Dracula was an obvious choice for me for the RIP challenge, particularly as it’s one of those books I feel as if I should have read years ago, yet never have (apart from a children’s version which doesn’t really count as it was so heavily abridged). Yet even though I had never read it, a lot of the story was familiar as it has become so firmly entrenched in popular culture. Dracula is not the first vampire story (a few weeks ago I wrote about John Polidori’s The Vampyre and Byron’s Fragment of a Novel) but it’s definitely the most famous.

The book is written in an epistolary style with the entire story being told through letters, journal entries, telegrams and newspaper reports. This structure kept the story moving forward and it was interesting to see so many different perspectives, but I did feel that some of the entries were too short and the story kept switching too abruptly from one person’s journal to another. I would have liked to have spent longer with one character before switching to the next. Some of the ‘voices’ were very similar, but I really liked the character of Mina, who was a strong, sensible, intelligent woman and although she was subjected to the usual Victorian attitudes of the time, she played an important role in the story. In comparison, Lucy is more of a typical Victorian heroine.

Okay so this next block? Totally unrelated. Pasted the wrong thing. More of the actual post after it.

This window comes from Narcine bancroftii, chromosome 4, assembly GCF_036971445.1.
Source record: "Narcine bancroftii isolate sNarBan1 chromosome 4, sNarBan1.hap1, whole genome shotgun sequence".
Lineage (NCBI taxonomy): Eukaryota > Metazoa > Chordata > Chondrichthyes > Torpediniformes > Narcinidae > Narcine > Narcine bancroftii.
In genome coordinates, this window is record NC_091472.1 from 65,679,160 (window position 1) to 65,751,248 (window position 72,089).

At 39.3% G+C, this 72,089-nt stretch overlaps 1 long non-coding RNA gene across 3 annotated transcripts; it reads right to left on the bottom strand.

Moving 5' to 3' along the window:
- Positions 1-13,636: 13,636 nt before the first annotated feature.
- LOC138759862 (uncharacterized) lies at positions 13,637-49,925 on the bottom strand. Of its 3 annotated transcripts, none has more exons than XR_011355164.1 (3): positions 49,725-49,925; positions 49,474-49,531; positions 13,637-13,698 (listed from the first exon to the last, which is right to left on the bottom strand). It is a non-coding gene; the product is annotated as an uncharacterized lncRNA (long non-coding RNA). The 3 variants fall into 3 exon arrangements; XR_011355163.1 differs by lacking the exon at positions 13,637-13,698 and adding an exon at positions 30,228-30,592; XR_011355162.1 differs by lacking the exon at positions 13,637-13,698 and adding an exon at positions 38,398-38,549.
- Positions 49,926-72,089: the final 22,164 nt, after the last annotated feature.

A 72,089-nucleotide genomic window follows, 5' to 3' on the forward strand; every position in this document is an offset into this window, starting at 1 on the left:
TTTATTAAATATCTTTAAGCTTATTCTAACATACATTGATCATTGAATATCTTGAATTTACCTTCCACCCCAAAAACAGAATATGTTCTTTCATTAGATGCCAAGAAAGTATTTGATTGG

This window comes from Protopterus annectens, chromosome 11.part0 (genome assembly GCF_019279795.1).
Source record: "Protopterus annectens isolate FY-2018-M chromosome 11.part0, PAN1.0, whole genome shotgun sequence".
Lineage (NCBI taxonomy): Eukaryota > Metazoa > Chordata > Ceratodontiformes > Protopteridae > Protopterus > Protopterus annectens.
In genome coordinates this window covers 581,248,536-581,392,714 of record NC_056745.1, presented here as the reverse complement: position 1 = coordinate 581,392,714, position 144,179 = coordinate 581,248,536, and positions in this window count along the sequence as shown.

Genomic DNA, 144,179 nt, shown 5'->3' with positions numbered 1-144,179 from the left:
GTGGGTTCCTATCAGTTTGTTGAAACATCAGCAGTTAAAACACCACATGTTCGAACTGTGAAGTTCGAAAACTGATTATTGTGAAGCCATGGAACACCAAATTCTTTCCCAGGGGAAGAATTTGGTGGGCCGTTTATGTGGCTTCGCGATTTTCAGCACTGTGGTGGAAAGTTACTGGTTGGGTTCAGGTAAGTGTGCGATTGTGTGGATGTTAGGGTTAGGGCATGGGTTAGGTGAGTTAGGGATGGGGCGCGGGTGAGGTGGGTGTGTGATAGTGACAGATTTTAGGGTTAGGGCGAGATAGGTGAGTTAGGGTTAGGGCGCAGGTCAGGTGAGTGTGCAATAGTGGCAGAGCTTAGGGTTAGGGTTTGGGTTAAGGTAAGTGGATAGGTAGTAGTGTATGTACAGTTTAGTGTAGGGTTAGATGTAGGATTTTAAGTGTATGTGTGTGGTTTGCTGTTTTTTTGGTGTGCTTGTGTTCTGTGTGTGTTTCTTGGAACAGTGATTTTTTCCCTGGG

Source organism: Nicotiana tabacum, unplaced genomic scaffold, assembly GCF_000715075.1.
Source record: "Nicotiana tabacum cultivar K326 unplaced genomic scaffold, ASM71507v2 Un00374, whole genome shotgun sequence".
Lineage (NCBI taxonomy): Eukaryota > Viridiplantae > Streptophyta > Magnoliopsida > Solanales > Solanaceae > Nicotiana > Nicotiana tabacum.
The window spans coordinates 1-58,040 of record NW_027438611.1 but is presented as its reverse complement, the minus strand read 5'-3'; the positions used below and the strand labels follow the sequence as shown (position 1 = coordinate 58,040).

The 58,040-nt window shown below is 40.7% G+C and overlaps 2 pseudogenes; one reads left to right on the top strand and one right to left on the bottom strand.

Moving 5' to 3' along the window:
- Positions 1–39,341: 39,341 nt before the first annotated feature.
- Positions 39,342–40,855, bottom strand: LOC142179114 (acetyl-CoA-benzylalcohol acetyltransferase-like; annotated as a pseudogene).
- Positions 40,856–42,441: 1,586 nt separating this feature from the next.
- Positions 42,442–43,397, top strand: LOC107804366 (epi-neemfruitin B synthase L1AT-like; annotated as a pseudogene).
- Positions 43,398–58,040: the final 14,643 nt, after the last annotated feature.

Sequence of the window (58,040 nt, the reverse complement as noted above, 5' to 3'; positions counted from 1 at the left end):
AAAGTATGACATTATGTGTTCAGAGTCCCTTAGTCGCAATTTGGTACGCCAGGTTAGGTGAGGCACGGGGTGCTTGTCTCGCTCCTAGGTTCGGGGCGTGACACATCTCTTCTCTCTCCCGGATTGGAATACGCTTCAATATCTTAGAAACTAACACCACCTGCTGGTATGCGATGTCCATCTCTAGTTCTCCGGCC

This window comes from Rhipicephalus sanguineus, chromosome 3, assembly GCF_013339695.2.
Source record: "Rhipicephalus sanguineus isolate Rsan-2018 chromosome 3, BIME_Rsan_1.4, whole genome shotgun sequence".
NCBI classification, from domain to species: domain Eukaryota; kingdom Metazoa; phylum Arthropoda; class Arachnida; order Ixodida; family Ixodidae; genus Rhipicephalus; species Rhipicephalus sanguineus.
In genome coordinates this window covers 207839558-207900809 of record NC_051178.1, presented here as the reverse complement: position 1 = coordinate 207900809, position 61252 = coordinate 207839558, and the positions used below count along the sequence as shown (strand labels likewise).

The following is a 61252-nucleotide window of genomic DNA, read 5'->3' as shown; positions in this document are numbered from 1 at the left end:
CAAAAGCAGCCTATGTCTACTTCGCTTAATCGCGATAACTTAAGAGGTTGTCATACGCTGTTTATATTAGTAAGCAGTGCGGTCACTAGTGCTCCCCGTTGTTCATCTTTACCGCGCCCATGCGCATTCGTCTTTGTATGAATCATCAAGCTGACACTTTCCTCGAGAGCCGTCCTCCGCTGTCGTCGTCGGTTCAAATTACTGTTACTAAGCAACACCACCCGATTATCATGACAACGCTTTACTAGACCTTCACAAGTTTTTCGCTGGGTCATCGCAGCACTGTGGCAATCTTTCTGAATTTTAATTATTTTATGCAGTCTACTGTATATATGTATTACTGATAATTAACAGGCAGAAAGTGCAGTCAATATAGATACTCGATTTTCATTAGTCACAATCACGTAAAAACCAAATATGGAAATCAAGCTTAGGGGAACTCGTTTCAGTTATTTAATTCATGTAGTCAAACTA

The opening section in Transylvania was my favourite part of the book. I loved the atmosphere Stoker created, with the snow falling and the wolves howling.

Though we were in shelter, we could hear the rising wind, for it moaned and whistled through the rocks, and the branches of the trees crashed together as we swept along. It grew colder and colder still, and fine, powdery snow began to fall, so that soon we and all around us were covered with a white blanket. The keen wind still carried the howling of the dogs, though this grew fainter as we went on our way. The baying of the wolves sounded nearer and nearer, as though they were closing round on us from every side. I grew dreadfully afraid, and the horses shared my fear.